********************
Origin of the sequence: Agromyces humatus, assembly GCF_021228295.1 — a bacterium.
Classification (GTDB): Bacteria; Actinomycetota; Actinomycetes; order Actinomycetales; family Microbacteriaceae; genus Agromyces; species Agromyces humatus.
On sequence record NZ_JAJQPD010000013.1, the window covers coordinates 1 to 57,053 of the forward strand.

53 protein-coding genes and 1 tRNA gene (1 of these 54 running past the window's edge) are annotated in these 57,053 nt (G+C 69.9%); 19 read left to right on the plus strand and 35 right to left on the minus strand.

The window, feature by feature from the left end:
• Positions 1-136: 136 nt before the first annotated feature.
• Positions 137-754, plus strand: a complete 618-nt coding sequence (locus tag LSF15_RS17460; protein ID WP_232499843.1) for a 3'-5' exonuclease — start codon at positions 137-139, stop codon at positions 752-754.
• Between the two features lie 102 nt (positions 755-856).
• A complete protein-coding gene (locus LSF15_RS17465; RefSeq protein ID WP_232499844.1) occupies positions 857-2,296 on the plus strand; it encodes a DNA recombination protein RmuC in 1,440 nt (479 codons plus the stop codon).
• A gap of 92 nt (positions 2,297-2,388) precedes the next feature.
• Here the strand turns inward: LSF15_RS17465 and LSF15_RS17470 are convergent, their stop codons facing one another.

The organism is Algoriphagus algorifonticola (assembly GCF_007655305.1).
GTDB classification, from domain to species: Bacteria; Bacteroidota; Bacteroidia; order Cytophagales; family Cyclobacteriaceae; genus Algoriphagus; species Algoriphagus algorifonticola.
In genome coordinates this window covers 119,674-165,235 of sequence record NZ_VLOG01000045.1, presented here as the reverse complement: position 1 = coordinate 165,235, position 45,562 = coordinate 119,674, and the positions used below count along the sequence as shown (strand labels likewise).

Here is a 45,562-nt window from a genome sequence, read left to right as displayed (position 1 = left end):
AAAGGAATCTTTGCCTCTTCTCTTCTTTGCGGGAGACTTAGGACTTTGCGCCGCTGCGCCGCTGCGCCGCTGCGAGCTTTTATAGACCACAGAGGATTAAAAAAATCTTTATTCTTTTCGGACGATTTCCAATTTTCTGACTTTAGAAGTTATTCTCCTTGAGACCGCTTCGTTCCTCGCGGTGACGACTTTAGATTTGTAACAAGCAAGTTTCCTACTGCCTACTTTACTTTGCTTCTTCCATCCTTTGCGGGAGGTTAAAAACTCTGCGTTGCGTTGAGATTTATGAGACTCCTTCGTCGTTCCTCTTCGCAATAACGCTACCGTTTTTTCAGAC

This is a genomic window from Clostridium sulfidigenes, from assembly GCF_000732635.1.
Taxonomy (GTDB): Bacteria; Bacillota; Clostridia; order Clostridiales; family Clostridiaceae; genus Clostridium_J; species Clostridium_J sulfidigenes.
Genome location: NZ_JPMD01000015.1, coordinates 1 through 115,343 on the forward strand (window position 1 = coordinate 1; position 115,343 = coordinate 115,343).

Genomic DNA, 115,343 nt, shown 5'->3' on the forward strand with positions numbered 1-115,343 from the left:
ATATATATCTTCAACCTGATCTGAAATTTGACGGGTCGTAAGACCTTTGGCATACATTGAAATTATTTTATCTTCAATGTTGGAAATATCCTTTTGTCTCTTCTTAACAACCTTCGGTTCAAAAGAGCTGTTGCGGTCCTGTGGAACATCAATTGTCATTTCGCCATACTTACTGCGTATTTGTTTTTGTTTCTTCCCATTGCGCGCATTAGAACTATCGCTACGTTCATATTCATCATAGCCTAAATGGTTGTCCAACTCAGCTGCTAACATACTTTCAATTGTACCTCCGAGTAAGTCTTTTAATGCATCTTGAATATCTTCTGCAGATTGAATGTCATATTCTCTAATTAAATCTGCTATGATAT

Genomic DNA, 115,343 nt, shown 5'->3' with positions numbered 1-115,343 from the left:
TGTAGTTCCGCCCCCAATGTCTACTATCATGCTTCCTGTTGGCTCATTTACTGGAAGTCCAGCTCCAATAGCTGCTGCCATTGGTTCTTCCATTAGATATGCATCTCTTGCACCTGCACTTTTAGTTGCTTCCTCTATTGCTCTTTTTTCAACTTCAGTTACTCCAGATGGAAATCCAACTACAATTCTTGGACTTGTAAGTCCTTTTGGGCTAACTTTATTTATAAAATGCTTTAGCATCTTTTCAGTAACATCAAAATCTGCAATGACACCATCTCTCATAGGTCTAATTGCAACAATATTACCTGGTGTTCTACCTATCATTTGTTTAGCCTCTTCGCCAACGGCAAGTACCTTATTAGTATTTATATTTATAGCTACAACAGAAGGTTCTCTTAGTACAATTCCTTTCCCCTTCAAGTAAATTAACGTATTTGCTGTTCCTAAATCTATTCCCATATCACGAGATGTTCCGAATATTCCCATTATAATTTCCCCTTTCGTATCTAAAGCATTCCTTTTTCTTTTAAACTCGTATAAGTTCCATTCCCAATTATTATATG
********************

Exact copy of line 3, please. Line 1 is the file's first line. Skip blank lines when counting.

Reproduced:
On sequence record NZ_JAJQPD010000013.1, the window covers coordinates 1 to 57,053 of the forward strand.